It made me think about how we make a difference, and I think that maybe politics is the reaction to things people do and how they live, not the cause. Real difference is made, I think, at a much smaller level. At the level of people, and actions, interactions, connections and words… real change happens in small moments every day in the way we speak, listen, take action, learn, grow, appreciate and care.

“Few will have the greatness to bend history itself, but each of us can work to change a small portion of events. It is from numberless diverse acts of courage and belief that human history is shaped. Each time a man stands up for an ideal, or acts to improve the lot of others, or strikes out against injustice, he sends forth a tiny ripple of hope, and crossing each other from a million different centers of energy and daring those ripples build a current which can sweep down the mightiest walls of oppression and resistance.” 

~ Robert F. Kennedy

Manual for Life – How I Learnt to Switch on Swing in my AC?

I recently struggled to get the ‘swing’ feature on my air conditioner remote to work. My struggle piqued my wife’s curiosity and she suggested that I refer to the manual.

As always, she made sense and I took her suggestion.

As I was going through the manual, I realised that these days we have manuals for the simplest things but we do not have instructions to make our lives enriching and simpler.

When human life takes form, it does not come with a soundly written manual of ‘do(s) and don’t(s)’ but there is quite a bit of literature written on the subject.

While Dr.Stephen R.Covey calls such instructional writing as Wisdom Literature’, Will Durant recommends 100 best books for Education. Western intellectual minds have been collating a collection of Great Books to further promote living strategies. In fact, this series is used as instructional text in several elite schools/ colleges around the world.

Some of the works that stand out are Dale Davidson’s Ancient Wisdom Project, which are experiments on  practicing life lessons. On the other hand, while,author Ryan Holiday admits that ancient practical philosophy inspire him, blogger Michael Bulchan recommends a reading list for wisdom and growth.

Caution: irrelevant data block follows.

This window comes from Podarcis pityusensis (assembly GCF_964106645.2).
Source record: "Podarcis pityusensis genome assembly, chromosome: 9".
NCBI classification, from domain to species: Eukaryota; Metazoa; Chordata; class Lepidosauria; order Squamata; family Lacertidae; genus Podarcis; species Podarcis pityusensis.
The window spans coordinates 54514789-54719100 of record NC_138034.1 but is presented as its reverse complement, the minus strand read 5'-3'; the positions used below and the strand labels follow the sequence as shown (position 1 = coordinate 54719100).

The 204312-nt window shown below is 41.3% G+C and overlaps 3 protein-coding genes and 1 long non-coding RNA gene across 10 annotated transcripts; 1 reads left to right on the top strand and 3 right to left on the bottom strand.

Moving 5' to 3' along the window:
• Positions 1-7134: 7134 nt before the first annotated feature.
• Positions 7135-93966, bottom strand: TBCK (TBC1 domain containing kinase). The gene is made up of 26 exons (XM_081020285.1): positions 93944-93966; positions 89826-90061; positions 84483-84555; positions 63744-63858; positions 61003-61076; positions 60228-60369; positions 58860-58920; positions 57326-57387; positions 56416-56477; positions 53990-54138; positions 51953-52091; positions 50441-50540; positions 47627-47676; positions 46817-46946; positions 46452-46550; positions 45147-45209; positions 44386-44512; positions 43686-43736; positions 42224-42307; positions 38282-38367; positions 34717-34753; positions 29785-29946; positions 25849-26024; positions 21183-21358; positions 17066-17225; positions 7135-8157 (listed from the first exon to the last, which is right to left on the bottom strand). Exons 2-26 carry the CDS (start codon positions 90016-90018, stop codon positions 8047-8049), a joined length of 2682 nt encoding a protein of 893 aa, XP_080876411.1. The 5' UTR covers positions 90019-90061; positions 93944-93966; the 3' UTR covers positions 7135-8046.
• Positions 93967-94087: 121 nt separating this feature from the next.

Locally, Tamil author, Suki Sivam provides us with an analysis of the essence of ancient wisdom for modern living through his books and audiobooks (in Tamil).

Now, returning to my initial quest of making my air conditioner ‘swing’, I ended up learning more than I first intended to about air conditioners through our modern research tool, Google. Who is to say that we won’t learn more than we intend to by inspiring each other?

If you have any reading lists or recommendations, please leave a comment for the benefit of everyone. Thank you kindly!

The Most Underrated Trick to Make Your Day Productive

Have you ever been inundated with a series of tasks and action items that you almost felt clueless about where to begin? Do you feel disoriented about keeping track of what you need to do and when to do it? After an exhausting day, do you still feel that you never got around doing the things you initially intended to do? Well, don’t worry, you are not alone.

Almost every day, most of us are flooded with tasks that we need to do. But due to the lack of an organized system, we end up finishing up the fringes and miss out on the important stuff. This is causing ineptitude among you and your employees.

The simple truth is that you have allowed yourself get caught up in the whirlwind of daily events, which is making you question the very purpose of your job and your organization.

But fret not. There is a trick to overcome this everyday mundane routine.

How did I discover the Trick?

In 2007, when I started my professional career, I was passionate about my work. Full of idealism. I even wanted to change the world!

Unfortunately I was not able to get anything done as I simply didn’t know how to go about doing stuff. I was given too many responsibilities too soon and did not know how to organize myself. My inefficiency and unorganized nature frustrated me.

However, all that changed when I learnt the simple trick of making a to-do list from my former boss. This simple trick proved to be the most efficient tool throughout my professional life span.

I observed that my boss had this interesting habit of jotting down a list of things that needed to be done first thing in the morning. He used a simple ruled notebook to record his task lists. Hence, I bought a notebook for myself and started listing the things that needed to be done and thus got myself organized. Through this simple list I was able to stop making excuses and begin accomplishing the responsibilities handed down to me.

Making a daily to-do list could be the most powerful way of improving your productivity. I learnt that almost all successful leaders make a list of things that they want to accomplish for the day. You too can follow this simple trick to get your work done in time.